With the PIAA championships in the rearview mirror, it’s time to put a wrap on the high school football season. And what better way to do that than by handing out some awards?
Introducing the first PUP Awards, which highlight the best of the best in the WPIAL and City League. Not only were these players great, but most also played on outstanding teams. Of the 26 players selected, 11 won WPIAL titles and three claimed PIAA titles.
While other local all-star teams are fabulous and terrific in their own ways, what makes the PUP Awards unique is that they are position-based. The team was built like an actual team, representing the area’s best players at every level on offense, defense and special teams.
All players in the WPIAL and City League were considered, and the team was picked by the Pittsburgh Union Progress sports staff along with help from high school coaches. While there is no physical award, the bragging rights that go along with making the team will last a lifetime.
Quarterback — Ryan Palmieri • Pine-Richland • 5-11 • 180 • Senior
Palmieri began the season as a running back. He ended it as the quarterback of the PIAA Class 5A champions. Palmieri made the position switch early in the season, and it paid off. Of course, Palmieri still ran the ball a lot. He set school single-season records with 1,992 yards rushing and 26 touchdowns while also throwing for 1,064 yards and 10 scores. He ran for 184 yards and accounted for four touchdowns in the PIAA championship win against Imhotep Charter.
Running back — Tiqwai Hayes • Aliquippa • 5-11 • 203 • Sophomore
The only sophomore to make it onto this year’s team, “Tikey” picked up right where he left off after his breakout freshman season, rushing for 1,981 yards with 33 touchdowns for the back-to-back WPIAL Class 4A champs. Hayes rushed for 112 yards and three touchdowns in a WPIAL championship win vs. Central Valley, then had a 54-yard interception return for a touchdown in the state title game vs. Bishop McDevitt. Now up to 3,727 yards rushing with 56 total touchdowns in his career.
Running back — Landan Stevenson • Mapletown • 5-11 • 180 • Senior
Not only did Stevenson lead the WPIAL in rushing, he also helped Mapletown go unbeaten in the regular season and win a playoff game for the first time in school history. Stevenson ran for 2,342 yards on 224 carries (10.5 yards a carry) and also paced the WPIAL with 45 touchdowns and 317 total points. Stevenson closed his career with 5,993 yards rushing, which ranks ninth in WPIAL history. His 102 touchdowns are fifth-most all time.
Wide receiver — Aidan Besselman • Upper St. Clair • 6-3 • 190 • Senior
Known as one of the most clutch playmakers in the WPIAL, Besselman caught 41 passes for 817 yards, both good for fourth best in Class 5A. Deep-ball specialist scored 10 touchdowns, none bigger than a go-ahead 26-yard touchdown reception on fourth down with 2:22 remaining in a WPIAL quarterfinal win vs. Gateway. Also ran for a 27-yard touchdown in a WPIAL semifinal win vs. Bethel Park to help the Panthers reach their first WPIAL title game in 11 years.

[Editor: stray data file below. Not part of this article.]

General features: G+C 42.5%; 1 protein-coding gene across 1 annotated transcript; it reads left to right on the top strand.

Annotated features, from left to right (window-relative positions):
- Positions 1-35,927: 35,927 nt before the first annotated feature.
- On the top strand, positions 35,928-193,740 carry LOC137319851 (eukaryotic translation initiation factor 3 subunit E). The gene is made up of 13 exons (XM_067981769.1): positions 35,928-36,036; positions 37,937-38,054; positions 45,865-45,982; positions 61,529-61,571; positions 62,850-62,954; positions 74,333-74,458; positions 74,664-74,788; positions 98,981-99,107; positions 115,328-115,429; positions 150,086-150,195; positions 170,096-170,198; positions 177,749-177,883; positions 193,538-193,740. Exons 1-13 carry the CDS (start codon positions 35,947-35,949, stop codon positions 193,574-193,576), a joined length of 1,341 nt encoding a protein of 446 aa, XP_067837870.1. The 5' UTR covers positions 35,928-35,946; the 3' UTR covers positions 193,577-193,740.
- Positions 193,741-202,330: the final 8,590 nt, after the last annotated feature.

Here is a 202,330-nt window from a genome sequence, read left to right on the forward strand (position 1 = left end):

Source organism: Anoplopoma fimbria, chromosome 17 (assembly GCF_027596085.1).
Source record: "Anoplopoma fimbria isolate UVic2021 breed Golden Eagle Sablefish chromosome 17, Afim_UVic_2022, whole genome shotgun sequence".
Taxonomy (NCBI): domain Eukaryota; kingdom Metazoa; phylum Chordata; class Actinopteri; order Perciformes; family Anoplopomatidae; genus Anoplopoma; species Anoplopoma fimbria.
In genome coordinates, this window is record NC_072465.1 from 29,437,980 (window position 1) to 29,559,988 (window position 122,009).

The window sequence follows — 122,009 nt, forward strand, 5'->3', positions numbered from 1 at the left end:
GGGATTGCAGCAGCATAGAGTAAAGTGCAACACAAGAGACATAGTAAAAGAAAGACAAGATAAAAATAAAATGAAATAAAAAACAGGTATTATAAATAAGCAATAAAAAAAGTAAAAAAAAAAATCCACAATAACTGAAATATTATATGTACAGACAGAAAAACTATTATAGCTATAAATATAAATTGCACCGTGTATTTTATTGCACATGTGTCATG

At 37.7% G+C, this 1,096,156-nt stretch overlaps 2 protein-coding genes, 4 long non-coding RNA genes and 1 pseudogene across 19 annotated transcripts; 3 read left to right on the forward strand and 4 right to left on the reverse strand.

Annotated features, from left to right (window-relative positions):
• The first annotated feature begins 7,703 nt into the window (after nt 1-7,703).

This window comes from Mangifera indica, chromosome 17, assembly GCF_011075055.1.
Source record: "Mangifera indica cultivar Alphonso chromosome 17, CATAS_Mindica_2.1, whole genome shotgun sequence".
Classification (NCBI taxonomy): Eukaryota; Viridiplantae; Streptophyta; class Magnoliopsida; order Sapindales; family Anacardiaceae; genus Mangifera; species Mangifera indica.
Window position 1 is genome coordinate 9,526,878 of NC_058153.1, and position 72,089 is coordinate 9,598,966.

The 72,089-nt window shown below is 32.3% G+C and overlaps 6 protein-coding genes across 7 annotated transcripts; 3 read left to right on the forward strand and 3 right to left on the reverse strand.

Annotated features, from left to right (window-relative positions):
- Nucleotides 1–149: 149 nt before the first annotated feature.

Wide receiver — Khiryn Boyd • North Allegheny • 5-10 • 170 • Junior
After earning all-conference honors as a sophomore, Boyd posted a breakout junior season in which he made a giant impact on offense, defense and special teams while leading the Tigers to the WPIAL Class 6A title. Boyd hauled in 43 catches for 751 yards and 12 touchdowns, all team bests. He also rushed for close to 300 yards and had two long touchdown receptions against Central Catholic in the WPIAL final. Boyd also collected a team-high seven interceptions.
Tight end — Peyton Faulkner • Avonworth • 6-4 • 230 • Senior
Kent State recruit helped the Antelopes reach the WPIAL finals for the second time in four years while catching 26 passes for 401 yards, leading the team in both categories for the third year in a row. Also rushed for 105 yards on 13 carries and scored seven total touchdowns, making a major impact as a versatile offensive weapon despite doing much of his best work as a punishing blocker.
Offensive line — Mark Banbury • Upper St. Clair • 6-2 • 275 • Senior
A mainstay on the Upper St. Clair lines since his freshman season, Banbury was a rare four-year starter playing in one of the WPIAL’s largest classes. A team captain, Banbury helped pave the way for a rushing attack led by running back Jamaal Brown, one which fueled the Panthers to a berth in the WPIAL Class 5A final. Banbury is a two-time all-conference choice and also a standout nose guard who finished with 46 tackles, 5 sacks and 2 forced fumbles.